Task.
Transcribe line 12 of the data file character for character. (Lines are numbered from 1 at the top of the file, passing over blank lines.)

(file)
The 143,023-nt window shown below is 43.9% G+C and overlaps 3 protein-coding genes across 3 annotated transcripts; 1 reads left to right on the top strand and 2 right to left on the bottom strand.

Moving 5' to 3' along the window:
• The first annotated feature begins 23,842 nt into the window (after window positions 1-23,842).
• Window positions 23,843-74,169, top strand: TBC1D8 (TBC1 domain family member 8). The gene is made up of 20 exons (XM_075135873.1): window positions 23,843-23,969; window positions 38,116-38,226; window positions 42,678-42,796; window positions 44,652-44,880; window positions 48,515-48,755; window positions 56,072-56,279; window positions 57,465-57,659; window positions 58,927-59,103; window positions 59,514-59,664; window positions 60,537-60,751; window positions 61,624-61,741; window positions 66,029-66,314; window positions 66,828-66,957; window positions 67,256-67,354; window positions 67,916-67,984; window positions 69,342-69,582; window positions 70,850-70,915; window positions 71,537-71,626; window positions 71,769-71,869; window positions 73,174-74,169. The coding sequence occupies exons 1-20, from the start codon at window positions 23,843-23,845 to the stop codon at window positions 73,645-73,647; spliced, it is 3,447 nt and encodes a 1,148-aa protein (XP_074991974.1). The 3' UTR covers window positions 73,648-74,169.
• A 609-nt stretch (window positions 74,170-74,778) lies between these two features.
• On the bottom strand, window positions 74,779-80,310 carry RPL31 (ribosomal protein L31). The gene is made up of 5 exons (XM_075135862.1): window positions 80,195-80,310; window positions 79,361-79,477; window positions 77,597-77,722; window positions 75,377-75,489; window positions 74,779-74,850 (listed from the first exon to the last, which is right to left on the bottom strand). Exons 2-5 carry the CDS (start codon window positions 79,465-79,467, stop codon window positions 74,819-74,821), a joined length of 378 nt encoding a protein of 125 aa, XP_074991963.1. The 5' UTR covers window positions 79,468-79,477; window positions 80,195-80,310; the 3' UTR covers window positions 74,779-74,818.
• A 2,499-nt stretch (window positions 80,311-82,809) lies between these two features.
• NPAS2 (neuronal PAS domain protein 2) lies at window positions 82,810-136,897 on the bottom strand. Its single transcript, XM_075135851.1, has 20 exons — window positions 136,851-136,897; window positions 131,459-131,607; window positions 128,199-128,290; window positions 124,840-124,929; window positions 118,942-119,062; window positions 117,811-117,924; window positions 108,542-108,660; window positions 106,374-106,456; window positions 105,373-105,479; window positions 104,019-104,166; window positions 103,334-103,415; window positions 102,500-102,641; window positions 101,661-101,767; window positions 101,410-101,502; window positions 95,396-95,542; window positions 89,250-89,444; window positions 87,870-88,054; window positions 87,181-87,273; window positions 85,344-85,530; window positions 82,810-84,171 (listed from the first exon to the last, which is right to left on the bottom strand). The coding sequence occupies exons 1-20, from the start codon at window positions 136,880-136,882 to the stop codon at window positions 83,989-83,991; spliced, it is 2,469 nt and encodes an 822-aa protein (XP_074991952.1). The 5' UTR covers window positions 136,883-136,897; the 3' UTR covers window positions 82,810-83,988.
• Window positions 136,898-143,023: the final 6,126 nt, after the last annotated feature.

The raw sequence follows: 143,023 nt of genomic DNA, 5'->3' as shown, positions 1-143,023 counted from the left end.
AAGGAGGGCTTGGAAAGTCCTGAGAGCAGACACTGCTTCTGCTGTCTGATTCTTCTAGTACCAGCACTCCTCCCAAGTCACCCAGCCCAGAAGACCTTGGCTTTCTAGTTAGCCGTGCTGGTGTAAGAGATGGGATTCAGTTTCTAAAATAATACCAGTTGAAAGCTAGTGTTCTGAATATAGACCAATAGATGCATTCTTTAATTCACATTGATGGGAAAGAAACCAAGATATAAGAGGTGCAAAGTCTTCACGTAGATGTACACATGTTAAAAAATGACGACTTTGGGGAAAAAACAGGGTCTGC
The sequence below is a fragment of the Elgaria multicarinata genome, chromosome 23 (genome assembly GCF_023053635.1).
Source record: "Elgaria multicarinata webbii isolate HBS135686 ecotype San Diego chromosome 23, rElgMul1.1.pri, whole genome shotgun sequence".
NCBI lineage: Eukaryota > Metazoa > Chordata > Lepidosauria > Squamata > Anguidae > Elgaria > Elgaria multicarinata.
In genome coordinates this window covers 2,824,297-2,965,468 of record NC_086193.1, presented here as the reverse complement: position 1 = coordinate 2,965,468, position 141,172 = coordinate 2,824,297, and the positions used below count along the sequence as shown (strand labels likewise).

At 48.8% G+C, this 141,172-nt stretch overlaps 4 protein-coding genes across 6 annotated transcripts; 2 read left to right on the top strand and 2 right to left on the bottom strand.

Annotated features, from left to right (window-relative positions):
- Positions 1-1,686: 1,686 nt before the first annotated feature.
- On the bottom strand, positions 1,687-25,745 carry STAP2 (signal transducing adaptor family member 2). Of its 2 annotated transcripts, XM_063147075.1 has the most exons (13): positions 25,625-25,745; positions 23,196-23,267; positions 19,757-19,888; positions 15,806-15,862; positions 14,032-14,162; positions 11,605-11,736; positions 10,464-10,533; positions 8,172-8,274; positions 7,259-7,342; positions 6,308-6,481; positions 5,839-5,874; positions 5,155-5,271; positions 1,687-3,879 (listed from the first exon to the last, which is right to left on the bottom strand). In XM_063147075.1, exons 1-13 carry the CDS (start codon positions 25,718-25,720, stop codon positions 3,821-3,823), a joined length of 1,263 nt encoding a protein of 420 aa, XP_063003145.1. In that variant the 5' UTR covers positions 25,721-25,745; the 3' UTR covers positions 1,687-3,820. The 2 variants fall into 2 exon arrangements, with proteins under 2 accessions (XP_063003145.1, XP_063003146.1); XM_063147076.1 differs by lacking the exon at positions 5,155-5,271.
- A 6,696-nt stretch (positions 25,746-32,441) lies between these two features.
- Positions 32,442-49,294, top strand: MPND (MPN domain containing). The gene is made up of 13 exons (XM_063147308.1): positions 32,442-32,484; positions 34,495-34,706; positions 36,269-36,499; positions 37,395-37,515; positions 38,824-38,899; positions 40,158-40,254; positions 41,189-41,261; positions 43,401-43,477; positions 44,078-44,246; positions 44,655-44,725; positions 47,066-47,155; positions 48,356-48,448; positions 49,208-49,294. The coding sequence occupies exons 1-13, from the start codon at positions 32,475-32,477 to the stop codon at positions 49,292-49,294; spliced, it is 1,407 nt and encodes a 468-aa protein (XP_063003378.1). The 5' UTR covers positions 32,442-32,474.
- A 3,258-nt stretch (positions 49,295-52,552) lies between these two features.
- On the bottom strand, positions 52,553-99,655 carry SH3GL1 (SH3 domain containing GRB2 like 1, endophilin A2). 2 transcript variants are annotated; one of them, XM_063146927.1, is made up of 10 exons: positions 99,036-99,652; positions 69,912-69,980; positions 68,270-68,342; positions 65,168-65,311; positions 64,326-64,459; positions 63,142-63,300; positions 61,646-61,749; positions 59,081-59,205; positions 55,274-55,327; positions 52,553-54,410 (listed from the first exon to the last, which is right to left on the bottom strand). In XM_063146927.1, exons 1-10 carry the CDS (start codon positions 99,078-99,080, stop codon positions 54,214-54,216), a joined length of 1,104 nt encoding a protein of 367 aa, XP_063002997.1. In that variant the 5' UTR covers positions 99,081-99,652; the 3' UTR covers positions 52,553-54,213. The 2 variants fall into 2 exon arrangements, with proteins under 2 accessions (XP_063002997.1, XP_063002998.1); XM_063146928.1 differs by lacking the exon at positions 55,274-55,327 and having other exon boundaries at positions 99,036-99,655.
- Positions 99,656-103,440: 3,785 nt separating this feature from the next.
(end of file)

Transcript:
The sequence below is a fragment of the Elgaria multicarinata genome, chromosome 23 (genome assembly GCF_023053635.1).